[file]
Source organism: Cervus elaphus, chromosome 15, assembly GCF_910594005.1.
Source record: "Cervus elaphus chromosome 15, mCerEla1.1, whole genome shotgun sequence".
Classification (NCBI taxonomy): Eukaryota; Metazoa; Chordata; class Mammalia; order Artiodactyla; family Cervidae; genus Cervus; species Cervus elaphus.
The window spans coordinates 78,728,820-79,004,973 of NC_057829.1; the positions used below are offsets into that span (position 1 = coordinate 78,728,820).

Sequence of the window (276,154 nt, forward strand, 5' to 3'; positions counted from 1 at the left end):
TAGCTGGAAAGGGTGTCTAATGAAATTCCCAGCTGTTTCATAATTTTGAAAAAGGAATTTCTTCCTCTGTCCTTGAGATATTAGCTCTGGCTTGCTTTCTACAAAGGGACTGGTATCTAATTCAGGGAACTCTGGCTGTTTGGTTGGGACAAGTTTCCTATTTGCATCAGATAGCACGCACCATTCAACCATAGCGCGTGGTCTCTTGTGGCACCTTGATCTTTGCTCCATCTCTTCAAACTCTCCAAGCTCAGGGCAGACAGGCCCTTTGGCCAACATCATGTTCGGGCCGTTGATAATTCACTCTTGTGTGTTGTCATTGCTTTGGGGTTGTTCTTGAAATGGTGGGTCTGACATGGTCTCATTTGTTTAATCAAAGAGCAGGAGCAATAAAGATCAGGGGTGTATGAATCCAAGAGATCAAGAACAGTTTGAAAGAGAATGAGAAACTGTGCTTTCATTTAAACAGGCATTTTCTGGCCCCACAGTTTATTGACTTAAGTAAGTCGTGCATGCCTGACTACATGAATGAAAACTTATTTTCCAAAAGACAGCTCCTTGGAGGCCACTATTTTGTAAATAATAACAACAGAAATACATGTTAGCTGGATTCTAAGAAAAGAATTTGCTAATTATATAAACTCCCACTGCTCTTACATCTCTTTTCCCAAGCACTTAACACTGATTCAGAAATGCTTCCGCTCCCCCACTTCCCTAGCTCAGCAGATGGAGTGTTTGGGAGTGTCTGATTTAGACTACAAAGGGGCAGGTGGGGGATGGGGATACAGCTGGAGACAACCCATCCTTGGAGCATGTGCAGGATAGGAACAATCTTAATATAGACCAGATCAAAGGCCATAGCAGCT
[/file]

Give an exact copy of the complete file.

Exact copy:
Source organism: Cervus elaphus, chromosome 15, assembly GCF_910594005.1.
Source record: "Cervus elaphus chromosome 15, mCerEla1.1, whole genome shotgun sequence".
Classification (NCBI taxonomy): Eukaryota; Metazoa; Chordata; class Mammalia; order Artiodactyla; family Cervidae; genus Cervus; species Cervus elaphus.
The window spans coordinates 78,728,820-79,004,973 of NC_057829.1; the positions used below are offsets into that span (position 1 = coordinate 78,728,820).

Sequence of the window (276,154 nt, forward strand, 5' to 3'; positions counted from 1 at the left end):
TAGCTGGAAAGGGTGTCTAATGAAATTCCCAGCTGTTTCATAATTTTGAAAAAGGAATTTCTTCCTCTGTCCTTGAGATATTAGCTCTGGCTTGCTTTCTACAAAGGGACTGGTATCTAATTCAGGGAACTCTGGCTGTTTGGTTGGGACAAGTTTCCTATTTGCATCAGATAGCACGCACCATTCAACCATAGCGCGTGGTCTCTTGTGGCACCTTGATCTTTGCTCCATCTCTTCAAACTCTCCAAGCTCAGGGCAGACAGGCCCTTTGGCCAACATCATGTTCGGGCCGTTGATAATTCACTCTTGTGTGTTGTCATTGCTTTGGGGTTGTTCTTGAAATGGTGGGTCTGACATGGTCTCATTTGTTTAATCAAAGAGCAGGAGCAATAAAGATCAGGGGTGTATGAATCCAAGAGATCAAGAACAGTTTGAAAGAGAATGAGAAACTGTGCTTTCATTTAAACAGGCATTTTCTGGCCCCACAGTTTATTGACTTAAGTAAGTCGTGCATGCCTGACTACATGAATGAAAACTTATTTTCCAAAAGACAGCTCCTTGGAGGCCACTATTTTGTAAATAATAACAACAGAAATACATGTTAGCTGGATTCTAAGAAAAGAATTTGCTAATTATATAAACTCCCACTGCTCTTACATCTCTTTTCCCAAGCACTTAACACTGATTCAGAAATGCTTCCGCTCCCCCACTTCCCTAGCTCAGCAGATGGAGTGTTTGGGAGTGTCTGATTTAGACTACAAAGGGGCAGGTGGGGGATGGGGATACAGCTGGAGACAACCCATCCTTGGAGCATGTGCAGGATAGGAACAATCTTAATATAGACCAGATCAAAGGCCATAGCAGCT